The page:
The design of these filters looks much like a simple ring core (see Figure 3). You simply pull the motor phases, not ground, through the core (see Figure 4) and make the installation as you would normally do. This also makes them excellent for retrofitting purposes. If you have had issues with bearing damages and suspect that it is bearing currents, then installing one of these filters might be a fast and easy solution. However, you should carefully evaluate if there are any alignment issues between the motor and the pump, as finding the root cause is always better than taking a medicine and hoping it’s for the right disease!

The bearing manufacturer can, in most cases, assist with the analysis and provide detailed information on the root cause of the damage. If in fact the cause is electrical and there is a drive installed, then my recommendation would be to involve the VFD manufacturer to investigate if there are issues with the installation contributing to the issue, before applying filters. This will make sure that other issues, which the filters do not protect from, are resolved first.

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5 responses to “Bearing Current Damage – Fact or Fiction?”

  1. This article is interesting, but it includes several statements and assertions with which I take issue.

    For example, early in the article, the author states that “when looking at drives up to 90kW/100HP, it is rare that bearing currents are the root cause of bearing damages”. This is simply untrue. Bearing manufacturers estimate that approximately 50% of all motor failures are due to bearing damage, and researchers have found that “Electrical Discharge Machining (EDM) bearing currents have been found as the main cause of premature bearing damages in Pulse Width Modulation (PWM) inverter fed drives.” [March 2005 Journal of Electrostatics, “Statistical model of electrostatic discharge hazard in bearings of induction motor fed by inverter” by Adam Kempski et. al.]

    Later, the author says that “Shaft grounding rings are sold to manage circulating currents in the motor”. Actually, shaft grounding rings are designed to protect motors from capacitive induced shaft voltages –- VFD–induced shaft voltages that are capacitively coupled from stator to rotor through parasitic capacitance – not circulating currents. Typically, isolated bearings are installed to interrupt the flow of circulating currents in larger motors over 100 HP.

    The author then claims that “When these filters [common mode chokes] are applied, the cost of isolated bearings and isolation [grounding] rings can be eliminated.” But, while filters [common mode chokes] can reduce high-frequency circulating currents, they do not reduce capacitively induced shaft voltage discharge currents. So, even when equipped with these filters [common mode chokes], motors are still at risk of bearing damage due to shaft voltage discharges.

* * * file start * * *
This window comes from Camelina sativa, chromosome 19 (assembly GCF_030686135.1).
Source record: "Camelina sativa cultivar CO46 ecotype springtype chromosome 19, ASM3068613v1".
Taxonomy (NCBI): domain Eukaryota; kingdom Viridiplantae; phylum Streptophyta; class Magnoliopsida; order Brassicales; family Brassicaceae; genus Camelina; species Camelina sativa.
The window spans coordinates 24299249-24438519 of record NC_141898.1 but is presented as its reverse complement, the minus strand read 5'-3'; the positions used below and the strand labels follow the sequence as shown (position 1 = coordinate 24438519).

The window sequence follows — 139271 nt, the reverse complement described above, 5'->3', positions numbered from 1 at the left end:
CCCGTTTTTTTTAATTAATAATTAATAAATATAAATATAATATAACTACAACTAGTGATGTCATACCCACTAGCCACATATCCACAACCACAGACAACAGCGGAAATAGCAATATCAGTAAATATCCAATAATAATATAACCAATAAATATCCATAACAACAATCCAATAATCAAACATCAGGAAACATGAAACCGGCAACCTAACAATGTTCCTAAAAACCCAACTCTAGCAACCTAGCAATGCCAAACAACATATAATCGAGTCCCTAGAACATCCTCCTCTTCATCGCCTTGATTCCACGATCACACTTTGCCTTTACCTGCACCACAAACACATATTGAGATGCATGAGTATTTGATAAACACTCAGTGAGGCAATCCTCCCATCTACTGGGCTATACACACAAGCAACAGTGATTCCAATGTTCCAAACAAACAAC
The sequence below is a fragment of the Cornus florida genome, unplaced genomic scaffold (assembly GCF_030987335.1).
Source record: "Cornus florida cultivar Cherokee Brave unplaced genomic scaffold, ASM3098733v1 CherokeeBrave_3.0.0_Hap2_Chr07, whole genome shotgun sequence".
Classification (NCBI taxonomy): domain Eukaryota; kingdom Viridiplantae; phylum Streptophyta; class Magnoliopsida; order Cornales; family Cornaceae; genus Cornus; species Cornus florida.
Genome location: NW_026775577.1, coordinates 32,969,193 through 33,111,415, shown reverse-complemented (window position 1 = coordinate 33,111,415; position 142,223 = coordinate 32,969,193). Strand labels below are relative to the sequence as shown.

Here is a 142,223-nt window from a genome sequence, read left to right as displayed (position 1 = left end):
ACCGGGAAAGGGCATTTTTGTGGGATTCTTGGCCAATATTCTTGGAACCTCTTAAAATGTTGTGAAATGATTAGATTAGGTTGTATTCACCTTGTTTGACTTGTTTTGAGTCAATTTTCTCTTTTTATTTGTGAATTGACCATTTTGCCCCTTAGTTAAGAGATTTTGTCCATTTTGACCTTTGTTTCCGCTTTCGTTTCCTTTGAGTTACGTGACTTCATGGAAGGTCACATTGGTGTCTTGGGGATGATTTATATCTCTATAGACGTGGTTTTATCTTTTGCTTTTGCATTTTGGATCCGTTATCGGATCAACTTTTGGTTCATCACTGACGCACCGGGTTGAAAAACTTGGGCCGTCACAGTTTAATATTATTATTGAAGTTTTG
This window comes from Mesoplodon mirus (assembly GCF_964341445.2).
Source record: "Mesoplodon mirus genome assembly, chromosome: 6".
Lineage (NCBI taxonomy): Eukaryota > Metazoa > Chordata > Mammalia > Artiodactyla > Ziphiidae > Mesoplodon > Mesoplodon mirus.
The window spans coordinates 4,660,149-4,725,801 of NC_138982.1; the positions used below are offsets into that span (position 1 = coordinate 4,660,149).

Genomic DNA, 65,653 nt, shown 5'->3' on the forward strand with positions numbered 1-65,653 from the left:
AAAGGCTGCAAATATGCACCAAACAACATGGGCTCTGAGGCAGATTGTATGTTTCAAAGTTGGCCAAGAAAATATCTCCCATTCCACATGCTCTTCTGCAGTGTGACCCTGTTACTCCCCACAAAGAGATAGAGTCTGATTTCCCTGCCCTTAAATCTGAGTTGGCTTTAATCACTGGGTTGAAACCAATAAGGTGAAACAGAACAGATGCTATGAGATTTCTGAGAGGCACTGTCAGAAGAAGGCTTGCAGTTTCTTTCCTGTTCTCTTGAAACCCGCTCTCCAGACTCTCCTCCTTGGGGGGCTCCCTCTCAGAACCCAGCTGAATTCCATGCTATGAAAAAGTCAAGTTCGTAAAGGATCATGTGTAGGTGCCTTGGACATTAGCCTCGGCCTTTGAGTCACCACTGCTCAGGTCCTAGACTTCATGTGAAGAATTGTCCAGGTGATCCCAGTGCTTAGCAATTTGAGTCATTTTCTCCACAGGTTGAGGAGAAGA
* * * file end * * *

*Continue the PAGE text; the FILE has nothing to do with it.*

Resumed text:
Finally, the author suggests that “If you have had issues with bearing damages and suspect that it is bearing currents, then installing one of these filters [common mode chokes] might be a fast and easy solution.” In larger motors, installing common mode chokes may serve to reduce high-frequency circulating currents, but the surest way to stop these currents is by installing ceramic or ceramic-coated bearings at one end of the motor shaft, usually the non-drive end. But preventing high-frequency currents from circulating does nothing to prevent capacitive induced voltages from discharging through the bearings at the opposite end of the motor or even through attached equipment. So installing a shaft grounding ring is still necessary to channel these shaft voltages away from bearings and safely to ground.

  2. Frank Taaning-Grundholm says:

    Hi Adam,
    sorry for answering so late. I appreciate your comments to my blog. I do agree that for larger motors there are increasing risks of bearing current damages and that the justification for installing ceramic bearings can be there. I am possibly a little black and white in my statements, but this is often required to start a qualified dialogue like this.
    I may also need to refresh my knowledge of grounding rings, admittedly I have not worked much with those and have a limited knowledge of how they work.
    My concern really is that I’m seeing specifications calling for isolated bearings and grounding rings on all motors operated by VFD’s, even fractional horse power motors. In my many years of experience selling variable speed drives, I have only seen a couple of bearing damages on motors smaller than 100HP, where it could not be proven that the cause was in fact not bearing currents.